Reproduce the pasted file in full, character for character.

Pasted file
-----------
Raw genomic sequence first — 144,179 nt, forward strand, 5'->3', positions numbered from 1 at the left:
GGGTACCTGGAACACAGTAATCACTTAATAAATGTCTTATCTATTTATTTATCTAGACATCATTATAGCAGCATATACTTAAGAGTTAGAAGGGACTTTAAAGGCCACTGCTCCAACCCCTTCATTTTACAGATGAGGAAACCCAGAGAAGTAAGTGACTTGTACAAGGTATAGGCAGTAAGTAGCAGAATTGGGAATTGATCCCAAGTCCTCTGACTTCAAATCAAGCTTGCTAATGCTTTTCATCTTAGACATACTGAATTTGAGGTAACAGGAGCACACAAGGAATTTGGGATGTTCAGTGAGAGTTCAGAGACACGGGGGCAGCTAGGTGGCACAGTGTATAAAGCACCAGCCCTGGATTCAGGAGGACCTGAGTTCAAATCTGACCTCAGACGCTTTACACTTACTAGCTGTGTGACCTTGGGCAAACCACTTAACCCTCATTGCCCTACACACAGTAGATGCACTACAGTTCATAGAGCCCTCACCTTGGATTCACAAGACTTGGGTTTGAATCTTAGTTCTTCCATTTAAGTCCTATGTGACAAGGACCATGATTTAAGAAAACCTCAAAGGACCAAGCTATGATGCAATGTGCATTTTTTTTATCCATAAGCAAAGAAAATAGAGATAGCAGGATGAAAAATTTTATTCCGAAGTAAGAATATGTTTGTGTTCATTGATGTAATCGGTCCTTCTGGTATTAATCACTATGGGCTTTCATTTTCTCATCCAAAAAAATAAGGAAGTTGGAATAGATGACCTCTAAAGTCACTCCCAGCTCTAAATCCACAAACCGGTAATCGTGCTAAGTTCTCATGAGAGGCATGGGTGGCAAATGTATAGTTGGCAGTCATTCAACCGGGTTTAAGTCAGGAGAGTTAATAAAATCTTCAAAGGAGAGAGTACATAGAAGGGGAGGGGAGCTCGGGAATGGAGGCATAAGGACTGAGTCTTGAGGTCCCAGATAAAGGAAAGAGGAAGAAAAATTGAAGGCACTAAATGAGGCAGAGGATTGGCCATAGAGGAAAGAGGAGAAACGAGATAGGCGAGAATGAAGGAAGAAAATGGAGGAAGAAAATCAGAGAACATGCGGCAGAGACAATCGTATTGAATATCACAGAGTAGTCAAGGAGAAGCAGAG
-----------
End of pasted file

Raw genomic sequence first — 144,179 nt, forward strand, 5'->3', positions numbered from 1 at the left:
GGGTACCTGGAACACAGTAATCACTTAATAAATGTCTTATCTATTTATTTATCTAGACATCATTATAGCAGCATATACTTAAGAGTTAGAAGGGACTTTAAAGGCCACTGCTCCAACCCCTTCATTTTACAGATGAGGAAACCCAGAGAAGTAAGTGACTTGTACAAGGTATAGGCAGTAAGTAGCAGAATTGGGAATTGATCCCAAGTCCTCTGACTTCAAATCAAGCTTGCTAATGCTTTTCATCTTAGACATACTGAATTTGAGGTAACAGGAGCACACAAGGAATTTGGGATGTTCAGTGAGAGTTCAGAGACACGGGGGCAGCTAGGTGGCACAGTGTATAAAGCACCAGCCCTGGATTCAGGAGGACCTGAGTTCAAATCTGACCTCAGACGCTTTACACTTACTAGCTGTGTGACCTTGGGCAAACCACTTAACCCTCATTGCCCTACACACAGTAGATGCACTACAGTTCATAGAGCCCTCACCTTGGATTCACAAGACTTGGGTTTGAATCTTAGTTCTTCCATTTAAGTCCTATGTGACAAGGACCATGATTTAAGAAAACCTCAAAGGACCAAGCTATGATGCAATGTGCATTTTTTTTATCCATAAGCAAAGAAAATAGAGATAGCAGGATGAAAAATTTTATTCCGAAGTAAGAATATGTTTGTGTTCATTGATGTAATCGGTCCTTCTGGTATTAATCACTATGGGCTTTCATTTTCTCATCCAAAAAAATAAGGAAGTTGGAATAGATGACCTCTAAAGTCACTCCCAGCTCTAAATCCACAAACCGGTAATCGTGCTAAGTTCTCATGAGAGGCATGGGTGGCAAATGTATAGTTGGCAGTCATTCAACCGGGTTTAAGTCAGGAGAGTTAATAAAATCTTCAAAGGAGAGAGTACATAGAAGGGGAGGGGAGCTCGGGAATGGAGGCATAAGGACTGAGTCTTGAGGTCCCAGATAAAGGAAAGAGGAAGAAAAATTGAAGGCACTAAATGAGGCAGAGGATTGGCCATAGAGGAAAGAGGAGAAACGAGATAGGCGAGAATGAAGGAAGAAAATGGAGGAAGAAAATCAGAGAACATGCGGCAGAGACAATCGTATTGAATATCACAGAGTAGTCAAGGAGAAGCAGAG